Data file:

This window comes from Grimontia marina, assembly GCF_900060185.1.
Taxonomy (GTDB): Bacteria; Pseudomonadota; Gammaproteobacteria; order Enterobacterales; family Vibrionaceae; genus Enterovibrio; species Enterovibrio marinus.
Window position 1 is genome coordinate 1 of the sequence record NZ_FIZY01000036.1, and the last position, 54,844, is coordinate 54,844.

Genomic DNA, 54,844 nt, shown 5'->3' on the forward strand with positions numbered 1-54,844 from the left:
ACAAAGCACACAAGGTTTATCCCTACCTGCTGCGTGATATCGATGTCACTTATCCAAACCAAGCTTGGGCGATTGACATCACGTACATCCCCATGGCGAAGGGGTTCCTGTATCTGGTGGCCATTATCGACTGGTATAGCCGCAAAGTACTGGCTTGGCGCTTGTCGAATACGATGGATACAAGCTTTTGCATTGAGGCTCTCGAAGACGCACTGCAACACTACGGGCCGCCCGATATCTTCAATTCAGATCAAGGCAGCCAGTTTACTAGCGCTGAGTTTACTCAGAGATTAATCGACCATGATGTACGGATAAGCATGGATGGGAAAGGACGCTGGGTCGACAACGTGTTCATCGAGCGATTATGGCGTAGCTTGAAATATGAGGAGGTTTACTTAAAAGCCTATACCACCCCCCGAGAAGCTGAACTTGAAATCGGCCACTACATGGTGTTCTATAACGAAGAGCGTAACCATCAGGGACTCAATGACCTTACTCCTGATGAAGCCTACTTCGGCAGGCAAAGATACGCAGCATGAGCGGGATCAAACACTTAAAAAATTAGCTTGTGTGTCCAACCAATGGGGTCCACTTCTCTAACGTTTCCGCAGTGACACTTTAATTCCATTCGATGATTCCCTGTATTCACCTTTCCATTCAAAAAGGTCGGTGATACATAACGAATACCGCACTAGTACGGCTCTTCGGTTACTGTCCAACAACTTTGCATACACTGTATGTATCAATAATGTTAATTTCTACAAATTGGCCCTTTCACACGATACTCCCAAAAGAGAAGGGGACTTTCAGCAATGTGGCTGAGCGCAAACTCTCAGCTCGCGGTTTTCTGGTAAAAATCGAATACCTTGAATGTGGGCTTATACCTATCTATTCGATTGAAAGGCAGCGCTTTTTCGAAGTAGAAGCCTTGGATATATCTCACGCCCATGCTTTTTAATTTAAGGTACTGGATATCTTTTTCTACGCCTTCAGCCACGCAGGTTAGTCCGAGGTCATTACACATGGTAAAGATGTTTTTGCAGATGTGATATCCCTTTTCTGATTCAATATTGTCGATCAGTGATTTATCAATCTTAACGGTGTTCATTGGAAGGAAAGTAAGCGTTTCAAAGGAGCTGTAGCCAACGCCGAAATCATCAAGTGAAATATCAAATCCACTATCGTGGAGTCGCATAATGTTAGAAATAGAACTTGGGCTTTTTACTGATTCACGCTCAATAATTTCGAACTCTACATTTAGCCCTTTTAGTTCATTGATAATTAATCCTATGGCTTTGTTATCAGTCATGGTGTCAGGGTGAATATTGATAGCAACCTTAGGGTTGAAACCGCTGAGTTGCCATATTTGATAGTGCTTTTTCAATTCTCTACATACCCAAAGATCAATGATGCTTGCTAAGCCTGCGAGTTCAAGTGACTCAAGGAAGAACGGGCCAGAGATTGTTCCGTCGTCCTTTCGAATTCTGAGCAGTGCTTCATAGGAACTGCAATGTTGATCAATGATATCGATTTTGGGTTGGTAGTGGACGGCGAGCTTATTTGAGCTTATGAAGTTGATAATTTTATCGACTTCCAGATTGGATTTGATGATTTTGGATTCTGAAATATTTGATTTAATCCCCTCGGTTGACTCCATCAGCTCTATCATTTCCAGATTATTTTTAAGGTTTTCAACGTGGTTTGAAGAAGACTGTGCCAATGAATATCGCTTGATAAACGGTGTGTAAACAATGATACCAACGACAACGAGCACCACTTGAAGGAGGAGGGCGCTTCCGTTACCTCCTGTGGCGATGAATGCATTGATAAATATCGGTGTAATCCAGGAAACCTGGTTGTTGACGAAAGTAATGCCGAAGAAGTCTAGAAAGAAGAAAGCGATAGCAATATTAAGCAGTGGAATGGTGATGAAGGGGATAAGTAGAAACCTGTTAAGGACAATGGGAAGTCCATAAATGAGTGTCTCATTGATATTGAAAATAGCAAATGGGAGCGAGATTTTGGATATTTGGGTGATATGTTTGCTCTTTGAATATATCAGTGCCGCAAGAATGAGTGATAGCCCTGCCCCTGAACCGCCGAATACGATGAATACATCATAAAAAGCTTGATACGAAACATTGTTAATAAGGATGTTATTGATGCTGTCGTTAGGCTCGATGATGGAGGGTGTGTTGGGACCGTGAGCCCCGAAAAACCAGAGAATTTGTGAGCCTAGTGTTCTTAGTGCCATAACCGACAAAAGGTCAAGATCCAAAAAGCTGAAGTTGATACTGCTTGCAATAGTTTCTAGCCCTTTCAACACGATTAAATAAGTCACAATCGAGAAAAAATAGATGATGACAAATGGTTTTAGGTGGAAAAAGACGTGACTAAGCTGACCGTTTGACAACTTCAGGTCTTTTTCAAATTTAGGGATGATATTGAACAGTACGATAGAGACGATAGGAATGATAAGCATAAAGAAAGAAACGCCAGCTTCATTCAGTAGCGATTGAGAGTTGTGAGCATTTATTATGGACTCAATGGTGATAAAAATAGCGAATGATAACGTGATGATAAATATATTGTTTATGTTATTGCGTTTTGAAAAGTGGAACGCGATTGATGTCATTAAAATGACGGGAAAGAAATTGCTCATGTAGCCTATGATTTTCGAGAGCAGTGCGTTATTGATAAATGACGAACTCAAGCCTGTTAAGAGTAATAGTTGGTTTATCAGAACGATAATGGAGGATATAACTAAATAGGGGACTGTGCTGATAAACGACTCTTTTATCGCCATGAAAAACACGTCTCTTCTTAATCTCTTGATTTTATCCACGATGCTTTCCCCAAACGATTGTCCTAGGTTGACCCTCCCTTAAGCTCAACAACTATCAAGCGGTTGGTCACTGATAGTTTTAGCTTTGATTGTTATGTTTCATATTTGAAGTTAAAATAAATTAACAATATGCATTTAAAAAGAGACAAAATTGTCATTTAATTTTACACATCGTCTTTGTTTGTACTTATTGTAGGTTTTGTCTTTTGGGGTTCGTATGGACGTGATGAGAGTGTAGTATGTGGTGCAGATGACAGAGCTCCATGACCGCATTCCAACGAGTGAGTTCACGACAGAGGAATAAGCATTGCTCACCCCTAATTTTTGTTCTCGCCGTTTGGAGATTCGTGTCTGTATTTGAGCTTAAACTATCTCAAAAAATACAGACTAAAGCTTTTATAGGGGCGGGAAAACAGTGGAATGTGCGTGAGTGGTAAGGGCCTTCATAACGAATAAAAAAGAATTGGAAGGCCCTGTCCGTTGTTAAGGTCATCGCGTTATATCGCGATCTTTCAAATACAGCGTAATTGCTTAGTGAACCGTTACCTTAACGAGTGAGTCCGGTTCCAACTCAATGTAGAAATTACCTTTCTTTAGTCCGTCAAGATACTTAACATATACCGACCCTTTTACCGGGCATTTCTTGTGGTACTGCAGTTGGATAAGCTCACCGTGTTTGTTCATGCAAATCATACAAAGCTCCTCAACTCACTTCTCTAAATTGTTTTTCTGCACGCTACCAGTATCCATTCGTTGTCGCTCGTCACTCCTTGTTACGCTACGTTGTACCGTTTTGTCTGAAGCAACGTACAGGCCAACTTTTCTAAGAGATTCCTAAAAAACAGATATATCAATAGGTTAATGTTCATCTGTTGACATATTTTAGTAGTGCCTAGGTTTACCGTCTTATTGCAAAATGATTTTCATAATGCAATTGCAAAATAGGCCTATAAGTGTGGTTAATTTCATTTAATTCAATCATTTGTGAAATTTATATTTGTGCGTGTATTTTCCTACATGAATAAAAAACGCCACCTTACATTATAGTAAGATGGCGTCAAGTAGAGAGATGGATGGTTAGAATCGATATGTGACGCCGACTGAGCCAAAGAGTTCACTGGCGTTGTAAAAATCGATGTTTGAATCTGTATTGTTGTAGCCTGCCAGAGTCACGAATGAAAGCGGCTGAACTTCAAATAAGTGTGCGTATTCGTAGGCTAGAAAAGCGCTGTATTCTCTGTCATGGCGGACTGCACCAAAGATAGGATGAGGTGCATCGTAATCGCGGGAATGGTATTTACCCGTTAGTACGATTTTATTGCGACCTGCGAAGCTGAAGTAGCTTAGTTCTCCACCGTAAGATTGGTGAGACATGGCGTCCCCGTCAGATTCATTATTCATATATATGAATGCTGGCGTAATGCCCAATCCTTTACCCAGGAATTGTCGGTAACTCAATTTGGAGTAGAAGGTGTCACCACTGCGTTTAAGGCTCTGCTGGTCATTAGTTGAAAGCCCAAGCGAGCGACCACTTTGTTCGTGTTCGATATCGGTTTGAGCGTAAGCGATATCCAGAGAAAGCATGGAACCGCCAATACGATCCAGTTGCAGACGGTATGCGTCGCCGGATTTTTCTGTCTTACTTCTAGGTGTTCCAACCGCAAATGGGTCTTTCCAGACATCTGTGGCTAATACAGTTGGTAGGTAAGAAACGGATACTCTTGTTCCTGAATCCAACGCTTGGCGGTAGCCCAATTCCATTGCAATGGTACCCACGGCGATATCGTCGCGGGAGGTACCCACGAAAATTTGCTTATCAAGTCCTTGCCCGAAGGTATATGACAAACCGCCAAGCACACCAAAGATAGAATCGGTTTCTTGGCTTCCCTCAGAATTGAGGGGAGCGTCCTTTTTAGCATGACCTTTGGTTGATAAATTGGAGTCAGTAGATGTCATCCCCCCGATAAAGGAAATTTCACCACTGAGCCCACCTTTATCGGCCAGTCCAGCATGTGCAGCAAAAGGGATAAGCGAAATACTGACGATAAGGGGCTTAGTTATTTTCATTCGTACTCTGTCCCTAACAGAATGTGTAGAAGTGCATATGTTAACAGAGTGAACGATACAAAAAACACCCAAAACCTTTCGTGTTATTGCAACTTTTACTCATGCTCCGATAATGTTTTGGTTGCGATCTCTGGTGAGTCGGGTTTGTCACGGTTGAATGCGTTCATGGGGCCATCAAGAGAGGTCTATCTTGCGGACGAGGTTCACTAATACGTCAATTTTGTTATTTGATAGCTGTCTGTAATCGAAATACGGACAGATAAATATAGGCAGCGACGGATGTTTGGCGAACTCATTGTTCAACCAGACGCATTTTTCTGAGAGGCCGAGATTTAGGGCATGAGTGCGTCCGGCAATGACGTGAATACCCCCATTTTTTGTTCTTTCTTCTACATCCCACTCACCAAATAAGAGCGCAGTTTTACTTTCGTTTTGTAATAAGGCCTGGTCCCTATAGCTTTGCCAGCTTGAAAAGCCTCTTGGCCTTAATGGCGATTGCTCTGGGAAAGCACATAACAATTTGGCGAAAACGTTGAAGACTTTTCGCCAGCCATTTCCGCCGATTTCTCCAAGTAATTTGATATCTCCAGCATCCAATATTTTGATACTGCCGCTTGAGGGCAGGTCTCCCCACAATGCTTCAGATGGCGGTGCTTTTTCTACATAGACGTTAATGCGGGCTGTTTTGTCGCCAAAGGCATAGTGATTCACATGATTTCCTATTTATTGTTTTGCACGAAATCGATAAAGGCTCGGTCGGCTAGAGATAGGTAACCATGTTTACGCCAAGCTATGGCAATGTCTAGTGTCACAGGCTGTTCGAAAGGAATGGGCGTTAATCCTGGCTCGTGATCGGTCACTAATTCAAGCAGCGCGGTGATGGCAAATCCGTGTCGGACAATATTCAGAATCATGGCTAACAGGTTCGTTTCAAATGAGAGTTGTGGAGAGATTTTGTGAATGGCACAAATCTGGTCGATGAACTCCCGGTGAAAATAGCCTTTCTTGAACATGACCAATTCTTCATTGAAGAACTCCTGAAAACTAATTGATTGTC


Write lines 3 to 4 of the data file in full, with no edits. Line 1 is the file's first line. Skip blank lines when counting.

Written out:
Window position 1 is genome coordinate 1 of the sequence record NZ_FIZY01000036.1, and the last position, 54,844, is coordinate 54,844.

Genomic DNA, 54,844 nt, shown 5'->3' on the forward strand with positions numbered 1-54,844 from the left: